Daniels SK, Schroeder MF, DeGeorge PC, Corey DM, Foundas AL, Rosenbek JC.
Am J Speech Lang Pathol. 2009 Feb;18(1):74-81. Epub 2008 Oct 16.
To continue the development of a quantified, standard method to differentiate individuals with stroke and dysphagia from individuals without dysphagia.
Videofluoroscopic swallowing studies (VFSS) were completed on a group of participants with acute stroke (n = 42) and healthy age-matched individuals (n = 25). Calibrated liquid volumes of 3, 5, 10, and 20 ml were administered during the VFSS. Six measures in 3 domains of bolus flow (timing, direction, and clearance) were measured. Values of these measures obtained from the control group were used to classify dysphagia within the participants.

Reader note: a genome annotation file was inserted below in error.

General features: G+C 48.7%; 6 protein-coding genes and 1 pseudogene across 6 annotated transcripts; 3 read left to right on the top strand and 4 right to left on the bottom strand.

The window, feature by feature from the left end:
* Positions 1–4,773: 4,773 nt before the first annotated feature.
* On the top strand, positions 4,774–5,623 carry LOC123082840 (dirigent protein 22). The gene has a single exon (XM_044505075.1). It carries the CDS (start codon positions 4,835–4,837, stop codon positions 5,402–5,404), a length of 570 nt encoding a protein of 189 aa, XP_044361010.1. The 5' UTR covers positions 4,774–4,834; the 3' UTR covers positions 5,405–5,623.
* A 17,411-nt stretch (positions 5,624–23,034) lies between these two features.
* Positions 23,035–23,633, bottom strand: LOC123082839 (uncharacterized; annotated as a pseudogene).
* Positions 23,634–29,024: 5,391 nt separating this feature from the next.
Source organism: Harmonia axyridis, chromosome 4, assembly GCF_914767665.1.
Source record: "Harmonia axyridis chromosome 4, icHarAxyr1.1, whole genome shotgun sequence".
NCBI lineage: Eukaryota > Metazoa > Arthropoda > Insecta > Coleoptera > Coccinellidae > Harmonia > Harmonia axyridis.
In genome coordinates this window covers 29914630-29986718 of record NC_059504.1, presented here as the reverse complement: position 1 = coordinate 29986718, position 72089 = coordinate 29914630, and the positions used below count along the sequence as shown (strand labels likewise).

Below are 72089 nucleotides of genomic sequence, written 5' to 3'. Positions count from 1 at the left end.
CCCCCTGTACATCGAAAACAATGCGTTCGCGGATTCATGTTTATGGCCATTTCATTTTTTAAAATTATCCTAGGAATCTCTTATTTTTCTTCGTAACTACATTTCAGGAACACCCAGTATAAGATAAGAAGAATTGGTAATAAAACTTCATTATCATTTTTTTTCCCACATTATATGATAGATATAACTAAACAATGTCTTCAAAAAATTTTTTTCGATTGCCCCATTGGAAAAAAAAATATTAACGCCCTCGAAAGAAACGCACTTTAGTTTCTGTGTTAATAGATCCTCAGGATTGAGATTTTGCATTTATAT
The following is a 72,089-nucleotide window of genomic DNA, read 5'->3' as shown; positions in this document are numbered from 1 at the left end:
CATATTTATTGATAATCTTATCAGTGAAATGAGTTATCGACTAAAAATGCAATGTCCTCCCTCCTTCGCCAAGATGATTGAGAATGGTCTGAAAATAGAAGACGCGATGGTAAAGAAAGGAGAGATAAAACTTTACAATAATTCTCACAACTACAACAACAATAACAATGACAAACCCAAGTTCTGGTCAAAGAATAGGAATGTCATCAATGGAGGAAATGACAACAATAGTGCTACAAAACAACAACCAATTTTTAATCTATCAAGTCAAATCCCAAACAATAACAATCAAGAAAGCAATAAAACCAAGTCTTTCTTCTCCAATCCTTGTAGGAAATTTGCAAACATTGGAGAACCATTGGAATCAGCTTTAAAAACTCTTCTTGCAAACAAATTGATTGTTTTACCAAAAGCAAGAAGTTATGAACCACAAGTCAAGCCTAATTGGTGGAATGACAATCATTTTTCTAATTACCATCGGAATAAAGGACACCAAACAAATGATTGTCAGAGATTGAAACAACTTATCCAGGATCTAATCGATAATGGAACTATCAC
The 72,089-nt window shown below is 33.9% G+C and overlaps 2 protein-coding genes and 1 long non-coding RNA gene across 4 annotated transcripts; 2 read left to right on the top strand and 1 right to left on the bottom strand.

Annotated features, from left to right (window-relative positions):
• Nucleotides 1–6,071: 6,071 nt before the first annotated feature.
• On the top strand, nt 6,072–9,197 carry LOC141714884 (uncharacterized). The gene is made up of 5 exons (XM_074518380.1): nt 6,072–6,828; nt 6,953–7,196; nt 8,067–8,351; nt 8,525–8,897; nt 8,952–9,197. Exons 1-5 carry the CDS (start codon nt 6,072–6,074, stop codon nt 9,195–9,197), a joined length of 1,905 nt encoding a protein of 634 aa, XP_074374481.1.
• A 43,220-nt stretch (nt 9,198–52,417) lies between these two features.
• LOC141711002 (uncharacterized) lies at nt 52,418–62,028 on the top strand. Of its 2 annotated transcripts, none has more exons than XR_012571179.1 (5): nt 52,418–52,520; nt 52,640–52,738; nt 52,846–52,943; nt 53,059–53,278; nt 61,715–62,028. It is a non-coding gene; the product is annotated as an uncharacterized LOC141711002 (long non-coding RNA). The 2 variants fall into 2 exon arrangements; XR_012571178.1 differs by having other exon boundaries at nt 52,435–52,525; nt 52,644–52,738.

The use of a single measure or single liquid volumes to classify dysphagia did not distinguish between healthy adults and individuals following stroke with and without dysphagia. Abnormality on more than 1 measure across multiple volumes appears to be a more robust method in defining dysphagia for liquids.
Our findings indicate that the definition of dysphagia is critical in determining whether persons are classified with disordered swallowing. The definition is dependent on materials and measures evaluated. Each measure provides independent aspects to the evaluation. Determining the level of importance of each depends on the purpose of the evaluation.